Alright, Witty, here's what I, uh, THINK: Whether you're up in a plane or hiding inside the building of a "major" "news" "outlet," to anonymously fling words at people who happen to be actively standing up for what they believe in, whatever that happens to be, and then run off and hide, is an act of Cowardice.

And whoever is hiding in the folds of Roger Ailes' skirt, afraid to back up what they so boldly (and, I bet, unthinkingly) broadcast to the city the other day, is beneath contempt.

Own up, little Fox typist. Defend your actions. The protesters are standing behind their viewpoint. Why aren't you?

(Note I've said nothing about the content of the protest itself. The pro or anti argument is immaterial to my point.)
posted by chicobangs at 7:00 PM on March 29, 2003


Face it people, no one's changing anyone's mind here or anywhere else.

Actually, I'm not so sure. There's ...ummm ... me, for one.

In the run up to the war, I was pretty much a fence-sitter. I didn't like the idea of going to war one bit, but at the same time found some of the arguments in favor of liberation and humanitarian benefits were persuasive. The valid question of what the world should do about despotic regimes is not being convincingly addressed by anti-war protestors who claim force is not the ultimate option.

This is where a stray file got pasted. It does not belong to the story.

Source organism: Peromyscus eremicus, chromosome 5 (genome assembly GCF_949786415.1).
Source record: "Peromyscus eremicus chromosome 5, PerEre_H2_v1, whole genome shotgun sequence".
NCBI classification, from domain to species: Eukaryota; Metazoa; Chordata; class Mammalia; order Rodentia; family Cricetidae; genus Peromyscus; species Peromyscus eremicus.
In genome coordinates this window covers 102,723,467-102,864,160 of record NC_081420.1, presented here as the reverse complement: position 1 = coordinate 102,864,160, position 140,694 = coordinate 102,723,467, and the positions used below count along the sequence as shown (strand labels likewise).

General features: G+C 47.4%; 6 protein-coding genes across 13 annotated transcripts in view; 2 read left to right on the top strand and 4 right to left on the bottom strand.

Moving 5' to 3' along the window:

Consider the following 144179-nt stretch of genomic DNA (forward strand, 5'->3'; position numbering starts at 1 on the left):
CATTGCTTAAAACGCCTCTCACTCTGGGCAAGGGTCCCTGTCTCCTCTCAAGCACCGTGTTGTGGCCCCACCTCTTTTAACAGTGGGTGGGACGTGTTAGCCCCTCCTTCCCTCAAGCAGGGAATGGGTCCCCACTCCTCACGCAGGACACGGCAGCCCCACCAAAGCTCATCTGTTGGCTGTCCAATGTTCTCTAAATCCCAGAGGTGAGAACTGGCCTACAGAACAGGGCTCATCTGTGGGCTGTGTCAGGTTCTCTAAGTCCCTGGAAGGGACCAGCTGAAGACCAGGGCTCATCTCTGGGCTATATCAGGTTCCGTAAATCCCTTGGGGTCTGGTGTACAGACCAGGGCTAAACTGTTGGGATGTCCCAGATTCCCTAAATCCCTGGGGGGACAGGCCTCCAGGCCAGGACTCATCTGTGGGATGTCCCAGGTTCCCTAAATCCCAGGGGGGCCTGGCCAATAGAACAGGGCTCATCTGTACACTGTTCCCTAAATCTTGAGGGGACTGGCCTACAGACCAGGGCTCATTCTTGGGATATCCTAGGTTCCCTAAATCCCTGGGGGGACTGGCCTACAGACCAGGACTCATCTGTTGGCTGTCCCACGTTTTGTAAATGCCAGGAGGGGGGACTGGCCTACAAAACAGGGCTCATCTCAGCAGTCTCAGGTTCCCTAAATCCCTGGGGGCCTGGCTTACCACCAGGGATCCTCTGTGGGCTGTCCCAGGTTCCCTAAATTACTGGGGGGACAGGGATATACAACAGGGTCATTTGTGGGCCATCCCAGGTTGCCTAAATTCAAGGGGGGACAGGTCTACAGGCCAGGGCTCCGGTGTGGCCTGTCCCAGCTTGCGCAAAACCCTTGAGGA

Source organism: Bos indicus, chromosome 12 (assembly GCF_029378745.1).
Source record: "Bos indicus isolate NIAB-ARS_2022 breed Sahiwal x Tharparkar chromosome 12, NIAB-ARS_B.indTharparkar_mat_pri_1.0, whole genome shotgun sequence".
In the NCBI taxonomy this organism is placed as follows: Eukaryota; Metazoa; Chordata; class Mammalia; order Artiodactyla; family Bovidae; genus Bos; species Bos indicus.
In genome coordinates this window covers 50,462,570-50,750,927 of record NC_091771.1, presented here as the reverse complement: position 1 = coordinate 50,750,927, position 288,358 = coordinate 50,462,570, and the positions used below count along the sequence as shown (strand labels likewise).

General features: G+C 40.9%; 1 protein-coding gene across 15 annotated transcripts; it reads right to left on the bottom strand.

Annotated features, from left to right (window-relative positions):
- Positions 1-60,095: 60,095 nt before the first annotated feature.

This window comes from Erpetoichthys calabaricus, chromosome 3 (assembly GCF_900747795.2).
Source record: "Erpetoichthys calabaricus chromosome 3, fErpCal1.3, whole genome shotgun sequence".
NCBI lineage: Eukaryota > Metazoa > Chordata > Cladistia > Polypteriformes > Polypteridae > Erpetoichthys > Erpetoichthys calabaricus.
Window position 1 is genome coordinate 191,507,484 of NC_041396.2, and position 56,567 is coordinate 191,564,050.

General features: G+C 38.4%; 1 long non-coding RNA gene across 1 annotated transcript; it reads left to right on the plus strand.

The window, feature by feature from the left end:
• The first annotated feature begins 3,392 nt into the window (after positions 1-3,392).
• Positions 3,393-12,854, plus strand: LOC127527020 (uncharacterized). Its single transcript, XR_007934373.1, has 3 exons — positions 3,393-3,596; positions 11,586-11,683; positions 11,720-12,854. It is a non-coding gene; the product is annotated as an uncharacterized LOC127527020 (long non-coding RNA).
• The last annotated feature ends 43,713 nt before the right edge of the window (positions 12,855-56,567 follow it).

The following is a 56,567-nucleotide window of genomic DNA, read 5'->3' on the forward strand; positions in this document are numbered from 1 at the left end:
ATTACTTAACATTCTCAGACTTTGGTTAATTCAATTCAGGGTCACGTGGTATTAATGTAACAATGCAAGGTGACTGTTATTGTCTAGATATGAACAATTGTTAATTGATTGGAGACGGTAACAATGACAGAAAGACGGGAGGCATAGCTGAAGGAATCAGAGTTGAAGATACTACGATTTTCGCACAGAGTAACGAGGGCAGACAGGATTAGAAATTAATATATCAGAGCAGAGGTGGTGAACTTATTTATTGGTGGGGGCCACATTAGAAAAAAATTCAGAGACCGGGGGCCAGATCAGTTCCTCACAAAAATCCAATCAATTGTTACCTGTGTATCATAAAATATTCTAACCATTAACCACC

Now, however, my perception is that the US administation has an ill-prepared and misguided foreign and military strategy and that they have failed to persude me, for just one, that there is a well-defined exit-strategy defining the achievement of their objectives. Killing Saddam Husein, liberating the Iraqi people and providing humanitarian aid and destroying WMDs are all very different aims. So which is it? All of them? Some of them? If so, which? I'm very unconvinced the US administation has any idea what it's got itself into, right now.

"However long it takes". However long what takes?

My opinion has changed based upon what I've read others say here and many other places. Some people are willing to be convinced either way, with the right arguments, I'm sure.
posted by normy at 7:01 PM on March 29, 2003


I'm *so* tired of the "I-don't-have-a-TV" meme.